ByeRobot: Amazon halts testing of home delivery bot Scout
Amazon is set to halt tests of its home delivery robot Scout, according to reports from Bloomberg and Reuters, due to a failure to meet customer expectations.
Bloomberg said that work on Scout, the ecommerce giant’s autonomous machine launched three years ago (2019), has already come to a halt, and those working on the bot are being redeployed elsewhere within the organisation.
The robot was developed using the expertise of delivery company Dispatch after Amazon acquired the firm in 2017.
The fully-electric delivery system was designed to ease the transportation of packages to customers by using devices similar in size to that of a small cooler, according to Amazon, which roll along pavements at a “walking pace”.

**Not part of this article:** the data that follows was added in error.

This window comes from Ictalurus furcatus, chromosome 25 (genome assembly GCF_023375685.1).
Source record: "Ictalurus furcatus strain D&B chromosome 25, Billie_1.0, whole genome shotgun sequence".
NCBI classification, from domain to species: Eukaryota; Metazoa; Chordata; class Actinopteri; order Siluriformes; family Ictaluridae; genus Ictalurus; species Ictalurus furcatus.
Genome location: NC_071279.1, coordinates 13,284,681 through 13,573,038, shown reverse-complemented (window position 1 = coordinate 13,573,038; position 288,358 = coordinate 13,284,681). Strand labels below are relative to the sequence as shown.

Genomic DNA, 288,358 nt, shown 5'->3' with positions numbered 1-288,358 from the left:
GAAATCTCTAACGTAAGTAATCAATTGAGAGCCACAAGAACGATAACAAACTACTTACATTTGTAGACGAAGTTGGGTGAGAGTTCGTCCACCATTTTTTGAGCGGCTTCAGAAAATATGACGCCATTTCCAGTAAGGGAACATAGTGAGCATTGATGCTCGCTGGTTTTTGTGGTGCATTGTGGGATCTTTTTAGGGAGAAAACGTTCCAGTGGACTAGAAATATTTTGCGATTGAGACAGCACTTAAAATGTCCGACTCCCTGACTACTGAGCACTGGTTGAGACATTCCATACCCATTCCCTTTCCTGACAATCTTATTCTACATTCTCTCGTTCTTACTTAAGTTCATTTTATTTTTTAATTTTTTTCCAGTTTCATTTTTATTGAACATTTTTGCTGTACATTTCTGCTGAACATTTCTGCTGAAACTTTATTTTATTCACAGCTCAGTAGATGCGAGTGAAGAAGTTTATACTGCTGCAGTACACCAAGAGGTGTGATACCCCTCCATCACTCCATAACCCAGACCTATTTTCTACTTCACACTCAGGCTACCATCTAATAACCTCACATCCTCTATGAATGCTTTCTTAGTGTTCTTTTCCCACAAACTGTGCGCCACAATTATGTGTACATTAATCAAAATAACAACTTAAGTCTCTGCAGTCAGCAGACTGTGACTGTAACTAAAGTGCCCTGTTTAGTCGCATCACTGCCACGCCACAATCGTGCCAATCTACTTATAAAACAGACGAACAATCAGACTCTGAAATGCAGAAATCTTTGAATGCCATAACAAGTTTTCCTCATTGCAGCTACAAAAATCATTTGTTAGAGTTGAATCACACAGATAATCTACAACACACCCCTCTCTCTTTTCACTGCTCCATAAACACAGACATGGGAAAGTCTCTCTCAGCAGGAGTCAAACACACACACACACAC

After testing the bot, however, it became clear to Amazon that it wasn’t meeting customer’s expectations.
“During our Scout limited field test, we worked to create a unique delivery experience, but learned through feedback that there were aspects of the program that weren’t meeting customers’ needs,” said an Amazon spokesperson. “As a result, we are ending our field tests and reorienting the program.”
The 400-person team that was working on the project is being disbanded and Amazon said it is “working with employees during this transition, matching them to open roles that best fit their experience and skills.”
In 2022, Uber cosied up with Serve Robotics and Motional in a partnership for an automated delivery service that saw the partners create a four-wheeled pavement delivery robot. Starship Technologies, Serve Robotics, Coco, Tortoise are also examples of startups developing bots in the market.
Despite parking the Scout robot, Amazon is continuing to invest in different types of bots. In August 2022, the ecommerce agreed to acquire iRobot for $1.7 billion, and two months prior to this, it launched the Proteus robot following the purchase of robot coordination and fulfilment company Kiva.
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